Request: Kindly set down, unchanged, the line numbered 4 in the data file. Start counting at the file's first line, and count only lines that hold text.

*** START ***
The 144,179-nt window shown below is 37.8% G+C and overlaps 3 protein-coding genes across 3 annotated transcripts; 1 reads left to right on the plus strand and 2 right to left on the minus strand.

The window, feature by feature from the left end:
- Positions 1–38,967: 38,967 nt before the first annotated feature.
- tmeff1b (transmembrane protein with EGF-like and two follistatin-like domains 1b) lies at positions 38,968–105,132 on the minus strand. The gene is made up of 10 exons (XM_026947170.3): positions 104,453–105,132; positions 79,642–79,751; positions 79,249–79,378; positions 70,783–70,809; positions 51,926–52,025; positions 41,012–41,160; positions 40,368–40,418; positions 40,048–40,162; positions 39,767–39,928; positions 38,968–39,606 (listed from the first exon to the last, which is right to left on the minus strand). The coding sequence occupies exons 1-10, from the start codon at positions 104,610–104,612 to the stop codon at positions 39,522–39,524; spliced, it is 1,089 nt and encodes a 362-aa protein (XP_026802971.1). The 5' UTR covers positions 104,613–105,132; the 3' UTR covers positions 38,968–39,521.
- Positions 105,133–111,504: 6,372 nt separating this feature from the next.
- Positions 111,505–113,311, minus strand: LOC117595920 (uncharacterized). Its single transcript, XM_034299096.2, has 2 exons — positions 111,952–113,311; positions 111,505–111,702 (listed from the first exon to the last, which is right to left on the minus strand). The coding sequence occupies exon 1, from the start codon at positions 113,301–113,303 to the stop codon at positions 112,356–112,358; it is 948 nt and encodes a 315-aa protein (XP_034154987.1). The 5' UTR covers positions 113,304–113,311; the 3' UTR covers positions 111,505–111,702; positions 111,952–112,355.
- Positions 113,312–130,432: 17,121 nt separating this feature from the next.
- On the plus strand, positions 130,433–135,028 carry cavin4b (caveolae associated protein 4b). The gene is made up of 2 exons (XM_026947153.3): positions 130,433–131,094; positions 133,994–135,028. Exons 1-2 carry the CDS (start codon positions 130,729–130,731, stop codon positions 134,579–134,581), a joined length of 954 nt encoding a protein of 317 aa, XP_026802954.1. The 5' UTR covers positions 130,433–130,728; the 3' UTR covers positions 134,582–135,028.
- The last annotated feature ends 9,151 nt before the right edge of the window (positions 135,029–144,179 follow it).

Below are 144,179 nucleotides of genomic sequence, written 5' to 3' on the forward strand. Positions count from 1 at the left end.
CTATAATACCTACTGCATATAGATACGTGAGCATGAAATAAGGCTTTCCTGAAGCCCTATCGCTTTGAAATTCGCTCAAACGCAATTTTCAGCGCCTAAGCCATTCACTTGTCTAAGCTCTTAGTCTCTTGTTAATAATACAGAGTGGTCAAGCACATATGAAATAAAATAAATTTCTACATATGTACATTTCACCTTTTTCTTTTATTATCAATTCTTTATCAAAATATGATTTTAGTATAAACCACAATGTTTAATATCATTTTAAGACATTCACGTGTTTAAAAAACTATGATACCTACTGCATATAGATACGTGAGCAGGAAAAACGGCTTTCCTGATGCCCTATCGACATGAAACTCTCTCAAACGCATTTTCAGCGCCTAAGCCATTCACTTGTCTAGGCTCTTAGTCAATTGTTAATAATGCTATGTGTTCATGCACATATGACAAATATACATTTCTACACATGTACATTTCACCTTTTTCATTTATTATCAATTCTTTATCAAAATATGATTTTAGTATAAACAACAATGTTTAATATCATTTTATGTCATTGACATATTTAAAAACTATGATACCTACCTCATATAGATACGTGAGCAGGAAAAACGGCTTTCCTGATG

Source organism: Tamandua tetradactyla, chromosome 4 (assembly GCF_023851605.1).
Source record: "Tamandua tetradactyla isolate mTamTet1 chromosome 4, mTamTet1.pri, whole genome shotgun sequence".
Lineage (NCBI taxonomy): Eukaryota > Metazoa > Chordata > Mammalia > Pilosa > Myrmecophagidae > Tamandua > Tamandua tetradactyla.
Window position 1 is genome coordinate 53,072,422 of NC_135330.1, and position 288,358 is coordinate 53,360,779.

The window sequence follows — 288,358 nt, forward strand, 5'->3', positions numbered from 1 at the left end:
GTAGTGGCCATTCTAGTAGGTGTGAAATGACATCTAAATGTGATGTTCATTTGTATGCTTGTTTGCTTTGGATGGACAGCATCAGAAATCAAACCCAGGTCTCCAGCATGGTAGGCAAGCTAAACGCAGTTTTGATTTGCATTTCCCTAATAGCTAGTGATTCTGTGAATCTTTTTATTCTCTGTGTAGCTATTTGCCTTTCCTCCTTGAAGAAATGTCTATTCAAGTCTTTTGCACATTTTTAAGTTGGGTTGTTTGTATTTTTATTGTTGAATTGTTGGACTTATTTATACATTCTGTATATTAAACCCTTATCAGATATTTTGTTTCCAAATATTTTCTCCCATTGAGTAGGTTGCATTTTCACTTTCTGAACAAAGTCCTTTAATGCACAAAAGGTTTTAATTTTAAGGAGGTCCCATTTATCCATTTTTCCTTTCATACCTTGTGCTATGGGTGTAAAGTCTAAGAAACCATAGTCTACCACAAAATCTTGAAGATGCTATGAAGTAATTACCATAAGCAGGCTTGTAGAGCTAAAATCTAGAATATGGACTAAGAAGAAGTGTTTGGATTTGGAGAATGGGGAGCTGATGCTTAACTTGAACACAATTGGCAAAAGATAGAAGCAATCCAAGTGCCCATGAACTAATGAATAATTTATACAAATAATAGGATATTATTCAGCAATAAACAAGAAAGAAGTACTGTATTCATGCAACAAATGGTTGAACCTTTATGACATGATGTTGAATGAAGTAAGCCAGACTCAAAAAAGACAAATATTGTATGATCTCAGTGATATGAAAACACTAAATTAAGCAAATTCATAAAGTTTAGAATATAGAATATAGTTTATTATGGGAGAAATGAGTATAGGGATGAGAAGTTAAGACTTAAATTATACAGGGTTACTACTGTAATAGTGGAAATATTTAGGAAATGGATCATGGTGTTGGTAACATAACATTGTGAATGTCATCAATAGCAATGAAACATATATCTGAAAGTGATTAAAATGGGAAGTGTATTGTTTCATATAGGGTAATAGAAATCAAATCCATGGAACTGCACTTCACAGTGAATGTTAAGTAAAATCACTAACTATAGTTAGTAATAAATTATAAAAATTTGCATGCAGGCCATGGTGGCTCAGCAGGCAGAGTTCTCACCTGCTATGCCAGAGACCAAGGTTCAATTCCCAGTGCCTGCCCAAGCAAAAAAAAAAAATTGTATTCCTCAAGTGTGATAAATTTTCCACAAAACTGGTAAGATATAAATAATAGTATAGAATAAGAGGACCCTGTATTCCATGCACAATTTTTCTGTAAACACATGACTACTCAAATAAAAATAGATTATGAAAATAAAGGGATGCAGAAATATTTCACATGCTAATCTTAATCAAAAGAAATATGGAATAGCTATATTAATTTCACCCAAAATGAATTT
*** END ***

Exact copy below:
- tmeff1b (transmembrane protein with EGF-like and two follistatin-like domains 1b) lies at positions 38,968–105,132 on the minus strand. The gene is made up of 10 exons (XM_026947170.3): positions 104,453–105,132; positions 79,642–79,751; positions 79,249–79,378; positions 70,783–70,809; positions 51,926–52,025; positions 41,012–41,160; positions 40,368–40,418; positions 40,048–40,162; positions 39,767–39,928; positions 38,968–39,606 (listed from the first exon to the last, which is right to left on the minus strand). The coding sequence occupies exons 1-10, from the start codon at positions 104,610–104,612 to the stop codon at positions 39,522–39,524; spliced, it is 1,089 nt and encodes a 362-aa protein (XP_026802971.1). The 5' UTR covers positions 104,613–105,132; the 3' UTR covers positions 38,968–39,521.